classification
Title: Use "Low-fragmentation Heap" memory allocator on Windows
Type: performance Stage: resolved
Components: Windows Versions: Python 3.6
process
Status: closed Resolution: out of date
Dependencies: Superseder:
Assigned To: Nosy List: paul.moore, steve.dower, tim.golden, vstinner, zach.ware
Priority: normal Keywords:

Created on 2016-01-31 17:55 by vstinner, last changed 2018-05-29 22:11 by vstinner. This issue is now closed.

Messages (8)
msg259293 - (view) Author: STINNER Victor (vstinner) * (Python committer) Date: 2016-01-31 17:55
Python has a memory allocator optimized for allocations <= 512 bytes: PyObject_Malloc(). It was discussed to replace it by the native "Low-fragmentation Heap" memory allocator on Windows.

I'm not aware of anyone who tried that. I would nice to try, especially to run benchmarks.

See also the issue #26249: "Change PyMem_Malloc to use PyObject_Malloc allocator?".
msg259294 - (view) Author: STINNER Victor (vstinner) * (Python committer) Date: 2016-01-31 17:56
"Low-fragmentation Heap":
https://msdn.microsoft.com/en-us/library/windows/desktop/aa366750%28v=vs.85%29.aspx
msg259296 - (view) Author: STINNER Victor (vstinner) * (Python committer) Date: 2016-01-31 17:57
The issue #19246 "high fragmentation of the memory heap on Windows" was rejected but discussed the Windows Low Fragmented Heap.
msg297106 - (view) Author: STINNER Victor (vstinner) * (Python committer) Date: 2017-06-28 01:12
Is there anyway interested to experiment to write such change and run benchmarks with it?
msg297209 - (view) Author: Steve Dower (steve.dower) * (Python committer) Date: 2017-06-28 19:11
We tried it at one point, but it made very little difference because we don't use the Windows heap for most allocations. IIRC, replacing Python's optimised allocator with the LFH was a slight performance regression, but I'm not sure the benchmarks were reliable enough back then to be trusted. I'm also not sure what optimisations have been performed in Windows 8/10.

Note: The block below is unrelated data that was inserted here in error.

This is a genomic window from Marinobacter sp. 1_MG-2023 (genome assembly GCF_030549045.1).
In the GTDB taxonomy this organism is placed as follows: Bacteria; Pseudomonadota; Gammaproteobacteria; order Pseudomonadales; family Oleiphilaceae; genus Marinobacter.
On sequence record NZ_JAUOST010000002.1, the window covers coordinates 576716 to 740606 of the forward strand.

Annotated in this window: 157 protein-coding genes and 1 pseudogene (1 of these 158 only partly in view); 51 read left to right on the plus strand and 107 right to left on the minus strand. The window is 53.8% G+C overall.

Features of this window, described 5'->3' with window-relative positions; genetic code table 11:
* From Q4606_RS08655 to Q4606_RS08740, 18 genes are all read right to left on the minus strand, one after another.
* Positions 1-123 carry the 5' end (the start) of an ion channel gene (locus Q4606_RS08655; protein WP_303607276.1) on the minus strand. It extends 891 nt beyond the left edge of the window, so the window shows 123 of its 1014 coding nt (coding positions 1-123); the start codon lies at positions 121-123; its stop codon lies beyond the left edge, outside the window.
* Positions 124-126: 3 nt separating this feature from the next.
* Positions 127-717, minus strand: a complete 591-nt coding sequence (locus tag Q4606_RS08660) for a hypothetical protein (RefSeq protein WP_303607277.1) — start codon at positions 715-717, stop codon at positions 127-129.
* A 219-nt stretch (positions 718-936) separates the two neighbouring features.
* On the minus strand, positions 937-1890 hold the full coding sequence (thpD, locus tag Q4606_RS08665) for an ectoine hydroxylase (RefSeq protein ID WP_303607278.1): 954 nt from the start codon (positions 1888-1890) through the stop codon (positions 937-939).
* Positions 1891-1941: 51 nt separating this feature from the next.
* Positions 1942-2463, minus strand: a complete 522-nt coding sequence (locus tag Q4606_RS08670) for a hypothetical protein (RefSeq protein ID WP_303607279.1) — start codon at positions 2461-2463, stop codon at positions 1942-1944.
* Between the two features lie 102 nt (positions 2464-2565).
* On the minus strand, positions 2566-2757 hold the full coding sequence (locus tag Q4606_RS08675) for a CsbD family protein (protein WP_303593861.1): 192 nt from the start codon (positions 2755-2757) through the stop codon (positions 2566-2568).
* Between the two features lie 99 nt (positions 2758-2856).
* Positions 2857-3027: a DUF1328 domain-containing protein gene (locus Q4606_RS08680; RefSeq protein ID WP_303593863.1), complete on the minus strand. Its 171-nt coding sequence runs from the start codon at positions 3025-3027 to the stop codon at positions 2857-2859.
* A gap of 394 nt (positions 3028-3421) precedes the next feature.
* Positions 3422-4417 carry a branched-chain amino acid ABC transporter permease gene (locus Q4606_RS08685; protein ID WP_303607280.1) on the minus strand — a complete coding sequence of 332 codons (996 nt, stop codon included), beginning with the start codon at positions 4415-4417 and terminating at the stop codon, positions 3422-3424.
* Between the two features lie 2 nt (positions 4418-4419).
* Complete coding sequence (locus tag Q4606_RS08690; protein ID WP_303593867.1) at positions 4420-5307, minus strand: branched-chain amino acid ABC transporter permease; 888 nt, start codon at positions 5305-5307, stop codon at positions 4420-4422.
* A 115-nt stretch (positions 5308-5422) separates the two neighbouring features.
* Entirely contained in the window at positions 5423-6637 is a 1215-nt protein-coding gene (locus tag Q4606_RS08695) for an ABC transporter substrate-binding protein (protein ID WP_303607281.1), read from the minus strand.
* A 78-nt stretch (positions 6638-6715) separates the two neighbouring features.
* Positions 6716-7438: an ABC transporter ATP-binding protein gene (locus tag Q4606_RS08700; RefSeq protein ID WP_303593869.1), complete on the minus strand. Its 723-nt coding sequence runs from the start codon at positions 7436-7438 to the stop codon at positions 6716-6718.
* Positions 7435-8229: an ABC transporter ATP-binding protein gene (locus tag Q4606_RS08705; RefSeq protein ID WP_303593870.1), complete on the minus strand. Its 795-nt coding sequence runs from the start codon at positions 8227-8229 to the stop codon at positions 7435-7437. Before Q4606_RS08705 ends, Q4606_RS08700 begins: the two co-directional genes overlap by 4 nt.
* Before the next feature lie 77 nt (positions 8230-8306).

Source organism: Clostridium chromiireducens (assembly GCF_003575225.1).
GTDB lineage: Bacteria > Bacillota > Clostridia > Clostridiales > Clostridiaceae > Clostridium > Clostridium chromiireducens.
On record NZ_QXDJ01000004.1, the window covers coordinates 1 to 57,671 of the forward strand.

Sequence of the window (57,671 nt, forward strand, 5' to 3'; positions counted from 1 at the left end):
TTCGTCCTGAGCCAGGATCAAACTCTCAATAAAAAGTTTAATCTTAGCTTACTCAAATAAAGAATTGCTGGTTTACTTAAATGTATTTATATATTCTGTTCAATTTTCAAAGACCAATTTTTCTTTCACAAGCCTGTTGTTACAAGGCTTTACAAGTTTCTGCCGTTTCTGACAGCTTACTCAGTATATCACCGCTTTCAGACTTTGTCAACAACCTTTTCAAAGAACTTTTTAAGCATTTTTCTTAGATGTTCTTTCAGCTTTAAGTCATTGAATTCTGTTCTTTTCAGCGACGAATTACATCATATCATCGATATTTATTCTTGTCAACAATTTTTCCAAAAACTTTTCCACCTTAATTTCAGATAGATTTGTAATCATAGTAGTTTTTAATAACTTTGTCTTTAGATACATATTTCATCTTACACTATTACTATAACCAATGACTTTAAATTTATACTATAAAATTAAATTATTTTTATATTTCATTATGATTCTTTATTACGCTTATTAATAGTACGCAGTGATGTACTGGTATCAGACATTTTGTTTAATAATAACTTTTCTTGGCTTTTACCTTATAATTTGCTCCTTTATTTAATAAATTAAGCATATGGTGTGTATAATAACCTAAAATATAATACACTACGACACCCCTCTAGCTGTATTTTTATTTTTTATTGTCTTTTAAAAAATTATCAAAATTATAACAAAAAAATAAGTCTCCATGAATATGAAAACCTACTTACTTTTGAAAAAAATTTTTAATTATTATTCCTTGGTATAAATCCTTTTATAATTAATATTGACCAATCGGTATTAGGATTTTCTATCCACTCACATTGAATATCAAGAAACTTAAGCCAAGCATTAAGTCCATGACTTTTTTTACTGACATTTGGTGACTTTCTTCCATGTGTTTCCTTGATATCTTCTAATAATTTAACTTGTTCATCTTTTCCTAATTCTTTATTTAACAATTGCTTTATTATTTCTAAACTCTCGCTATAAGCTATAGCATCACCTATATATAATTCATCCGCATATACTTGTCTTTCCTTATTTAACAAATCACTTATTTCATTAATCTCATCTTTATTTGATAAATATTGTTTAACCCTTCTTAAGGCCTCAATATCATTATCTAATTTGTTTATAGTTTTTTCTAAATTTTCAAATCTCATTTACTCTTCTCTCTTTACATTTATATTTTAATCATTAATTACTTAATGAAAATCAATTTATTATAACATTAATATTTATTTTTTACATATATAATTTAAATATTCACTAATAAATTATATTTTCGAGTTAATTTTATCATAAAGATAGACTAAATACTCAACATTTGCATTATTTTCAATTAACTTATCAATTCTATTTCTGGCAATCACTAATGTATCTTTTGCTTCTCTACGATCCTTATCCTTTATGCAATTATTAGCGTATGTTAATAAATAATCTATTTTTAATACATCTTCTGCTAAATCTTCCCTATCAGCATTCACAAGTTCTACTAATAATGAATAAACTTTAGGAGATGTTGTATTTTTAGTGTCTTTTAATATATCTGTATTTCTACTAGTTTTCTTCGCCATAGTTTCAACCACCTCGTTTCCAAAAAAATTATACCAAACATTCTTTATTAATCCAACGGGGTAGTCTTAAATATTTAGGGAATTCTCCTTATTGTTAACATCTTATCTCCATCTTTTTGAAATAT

Since the LFH is the default though, it really should just be a case of replacing Py_Malloc with a simple HeapAlloc shim and testing it. The APIs are nearly the same (the result of GetProcessHeap() will be stable for the lifetime of the process, and there's little value in creating specific heaps unless you intend to destroy it rather than free each allocation individually).
msg297594 - (view) Author: STINNER Victor (vstinner) * (Python committer) Date: 2017-07-03 14:24
Steve: "We tried it at one point, but it made very little difference (...)"

Ok. Can I close the issue?
msg297610 - (view) Author: Steve Dower (steve.dower) * (Python committer) Date: 2017-07-03 19:27
I wouldn't be opposed to seeing it tried again, but I have no strong opinion. I don't think this is a major performance bottleneck right now.
msg318122 - (view) Author: STINNER Victor (vstinner) * (Python committer) Date: 2018-05-29 22:11
I failed to find the bandwidth to work on this issue since 2 years, so I just abandon this idea. However the performance benefit is non obvious.
History
Date User Action Args
2018-05-29 22:11:35vstinnersetstatus: open -> closed
resolution: out of date
messages: + msg318122

stage: resolved
2017-07-03 19:27:50steve.dowersetmessages: + msg297610
2017-07-03 14:24:01vstinnersetmessages: + msg297594
2017-06-28 19:11:58steve.dowersetmessages: + msg297209
2017-06-28 01:12:04vstinnersetmessages: + msg297106
2016-01-31 17:57:54vstinnersetmessages: + msg259296
2016-01-31 17:56:10vstinnersetmessages: + msg259294
2016-01-31 17:55:40vstinnercreate